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Pretending Your Publication Doesn’t Have A Race Problem

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Just what Twitter needs. Another bunch of liberals and lefties feuding with Glenn Greenwald.

https://twitter.com/ggreenwald/status/924595465940856832

Greenwald I fear may have responded to Erik Loomis’ post because this blog superficially fits Greenwald’s narrative of him and his outlet being unfairly attacked by “establishment” (i.e. white, straight, liberal) folks. While it is undoubtedly true that all of the bloggers here are predominantly white, and there are more men than women, we are all professionals in our fields but this is not a professional outlet. But if you’d like to take any of us up on the views about race we have espoused, then have at it. That is, of course, not what Greenwald has done.

Even so, the argument over who makes up the LGM ranks is a distraction from a much more important point: two of The Intercept‘s journalists of color are not respected by other journalists of color because of their writing about people of color. Maybe LGM is inconsequential (fair enough) but The Root is not. Just last week Jason Johnson, the political editor at the African American blog writes about both Lee Fang and Zaid Jilani in scathing fashion :

Does the fact that all of these men seem to be particularly caustic when writing about people like Kamala Harris, Stacey Abrams and Samuel Sinyangwe while giving similar white politicians a pass make them a bunch of condescending, liberal, anti-black racists?

Just like the fact that Bluestein, Fang and Jilani have a history of attacking black campaign veterans, politicians and journalists doesn’t mean that they’re a bunch of smug, racist trolls.

You see, I can play the baseless innuendo game, too, but I’ve got receipts.

Plus…

https://twitter.com/AngryBlackLady/status/923375875139174400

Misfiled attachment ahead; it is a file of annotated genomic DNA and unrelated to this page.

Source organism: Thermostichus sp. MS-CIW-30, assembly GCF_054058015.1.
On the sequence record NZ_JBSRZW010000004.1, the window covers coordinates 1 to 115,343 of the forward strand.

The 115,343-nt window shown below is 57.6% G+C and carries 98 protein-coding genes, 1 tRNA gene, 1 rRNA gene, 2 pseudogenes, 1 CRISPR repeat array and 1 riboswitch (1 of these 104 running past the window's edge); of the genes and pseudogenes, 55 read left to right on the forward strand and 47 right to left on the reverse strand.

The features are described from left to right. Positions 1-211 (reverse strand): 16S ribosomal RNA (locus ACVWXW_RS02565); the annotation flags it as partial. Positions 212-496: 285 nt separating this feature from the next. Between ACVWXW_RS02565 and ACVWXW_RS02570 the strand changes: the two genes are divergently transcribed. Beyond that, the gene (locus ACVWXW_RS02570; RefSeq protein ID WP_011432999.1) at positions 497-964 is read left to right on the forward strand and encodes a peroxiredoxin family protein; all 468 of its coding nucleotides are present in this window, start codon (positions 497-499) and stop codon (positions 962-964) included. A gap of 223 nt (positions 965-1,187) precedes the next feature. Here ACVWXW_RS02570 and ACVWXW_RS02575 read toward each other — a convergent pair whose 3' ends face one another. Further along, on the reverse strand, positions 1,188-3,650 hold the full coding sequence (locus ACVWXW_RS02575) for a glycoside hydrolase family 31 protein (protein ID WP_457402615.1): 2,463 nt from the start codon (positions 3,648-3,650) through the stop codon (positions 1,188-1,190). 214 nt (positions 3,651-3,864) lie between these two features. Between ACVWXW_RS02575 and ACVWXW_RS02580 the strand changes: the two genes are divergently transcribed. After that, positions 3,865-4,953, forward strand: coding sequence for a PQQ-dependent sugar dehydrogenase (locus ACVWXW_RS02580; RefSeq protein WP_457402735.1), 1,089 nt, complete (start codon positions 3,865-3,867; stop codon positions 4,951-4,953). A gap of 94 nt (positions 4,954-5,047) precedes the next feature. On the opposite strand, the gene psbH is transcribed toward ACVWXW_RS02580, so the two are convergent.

Whatever you think of the issues Jilani, Fang, and Johnson are debating the point is clear: Jilani and Fang have a complicated relationship with many writers on race issues. When I say The Intercept has a race problem because of these two writers, I’m not saying anything that other writers of color haven’t said. I’ll let them diagnose exactly what that problem is.

However, let me list the writers of color at The Intercept who I do like: Ali Gharib, Murtaza Hussein, and Mehdi Hassan. I also have a lot of respect for Jeremy Scahill. Glenn Greenwald I think is a very intelligent man and I admire his drive to question the norms of liberal ideology, but I often find him to be wrong.

Full disclosure, Zaid and I once did a video on war and video games (at my invitation) and I thought he was a chill guy with some great thoughts on representation in entertainment. We became Facebook friends and followed each other on Twitter. In the run up to the 2016 election he would accuse me of being part of some London academic imperialist elite (he shut up after I showed him a photo of the BDS stickers on the SOAS microwave) and then blocked me after I challenged his views on the KKK. I have friends in the biz who are friends with him and it doesn’t bother me. I’m not asking anyone to take sides. But I was disappointed.

I have never interacted with Lee Fang.

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